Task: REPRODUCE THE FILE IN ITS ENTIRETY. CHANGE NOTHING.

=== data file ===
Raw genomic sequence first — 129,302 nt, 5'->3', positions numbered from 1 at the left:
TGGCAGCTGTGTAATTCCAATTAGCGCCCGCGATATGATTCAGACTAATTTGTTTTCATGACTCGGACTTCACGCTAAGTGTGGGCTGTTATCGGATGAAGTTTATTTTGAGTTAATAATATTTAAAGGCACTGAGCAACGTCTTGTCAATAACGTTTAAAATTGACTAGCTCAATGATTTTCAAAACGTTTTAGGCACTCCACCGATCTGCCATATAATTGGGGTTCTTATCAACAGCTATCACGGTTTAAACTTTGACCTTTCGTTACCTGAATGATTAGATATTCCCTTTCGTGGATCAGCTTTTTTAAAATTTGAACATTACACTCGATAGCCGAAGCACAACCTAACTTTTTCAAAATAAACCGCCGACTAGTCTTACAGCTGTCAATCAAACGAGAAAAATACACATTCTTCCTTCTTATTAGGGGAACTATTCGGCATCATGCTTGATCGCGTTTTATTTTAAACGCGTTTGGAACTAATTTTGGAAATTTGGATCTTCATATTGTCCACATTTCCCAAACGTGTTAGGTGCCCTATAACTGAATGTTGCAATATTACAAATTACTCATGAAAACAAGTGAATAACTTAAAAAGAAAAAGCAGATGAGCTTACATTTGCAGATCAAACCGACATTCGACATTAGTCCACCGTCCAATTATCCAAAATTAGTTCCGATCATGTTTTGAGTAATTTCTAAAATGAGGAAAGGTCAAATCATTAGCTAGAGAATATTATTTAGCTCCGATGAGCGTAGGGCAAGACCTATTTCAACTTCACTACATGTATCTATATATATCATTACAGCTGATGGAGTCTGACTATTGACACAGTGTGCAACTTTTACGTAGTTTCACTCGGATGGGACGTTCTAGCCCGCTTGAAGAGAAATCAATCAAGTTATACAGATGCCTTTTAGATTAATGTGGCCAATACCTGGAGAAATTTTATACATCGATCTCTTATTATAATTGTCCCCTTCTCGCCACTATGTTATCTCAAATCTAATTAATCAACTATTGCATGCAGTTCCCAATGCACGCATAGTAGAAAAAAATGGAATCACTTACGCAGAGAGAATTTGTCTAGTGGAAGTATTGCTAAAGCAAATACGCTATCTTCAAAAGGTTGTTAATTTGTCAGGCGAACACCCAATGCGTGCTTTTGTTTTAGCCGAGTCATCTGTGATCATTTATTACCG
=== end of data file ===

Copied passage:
Raw genomic sequence first — 129,302 nt, 5'->3', positions numbered from 1 at the left:
TGGCAGCTGTGTAATTCCAATTAGCGCCCGCGATATGATTCAGACTAATTTGTTTTCATGACTCGGACTTCACGCTAAGTGTGGGCTGTTATCGGATGAAGTTTATTTTGAGTTAATAATATTTAAAGGCACTGAGCAACGTCTTGTCAATAACGTTTAAAATTGACTAGCTCAATGATTTTCAAAACGTTTTAGGCACTCCACCGATCTGCCATATAATTGGGGTTCTTATCAACAGCTATCACGGTTTAAACTTTGACCTTTCGTTACCTGAATGATTAGATATTCCCTTTCGTGGATCAGCTTTTTTAAAATTTGAACATTACACTCGATAGCCGAAGCACAACCTAACTTTTTCAAAATAAACCGCCGACTAGTCTTACAGCTGTCAATCAAACGAGAAAAATACACATTCTTCCTTCTTATTAGGGGAACTATTCGGCATCATGCTTGATCGCGTTTTATTTTAAACGCGTTTGGAACTAATTTTGGAAATTTGGATCTTCATATTGTCCACATTTCCCAAACGTGTTAGGTGCCCTATAACTGAATGTTGCAATATTACAAATTACTCATGAAAACAAGTGAATAACTTAAAAAGAAAAAGCAGATGAGCTTACATTTGCAGATCAAACCGACATTCGACATTAGTCCACCGTCCAATTATCCAAAATTAGTTCCGATCATGTTTTGAGTAATTTCTAAAATGAGGAAAGGTCAAATCATTAGCTAGAGAATATTATTTAGCTCCGATGAGCGTAGGGCAAGACCTATTTCAACTTCACTACATGTATCTATATATATCATTACAGCTGATGGAGTCTGACTATTGACACAGTGTGCAACTTTTACGTAGTTTCACTCGGATGGGACGTTCTAGCCCGCTTGAAGAGAAATCAATCAAGTTATACAGATGCCTTTTAGATTAATGTGGCCAATACCTGGAGAAATTTTATACATCGATCTCTTATTATAATTGTCCCCTTCTCGCCACTATGTTATCTCAAATCTAATTAATCAACTATTGCATGCAGTTCCCAATGCACGCATAGTAGAAAAAAATGGAATCACTTACGCAGAGAGAATTTGTCTAGTGGAAGTATTGCTAAAGCAAATACGCTATCTTCAAAAGGTTGTTAATTTGTCAGGCGAACACCCAATGCGTGCTTTTGTTTTAGCCGAGTCATCTGTGATCATTTATTACCG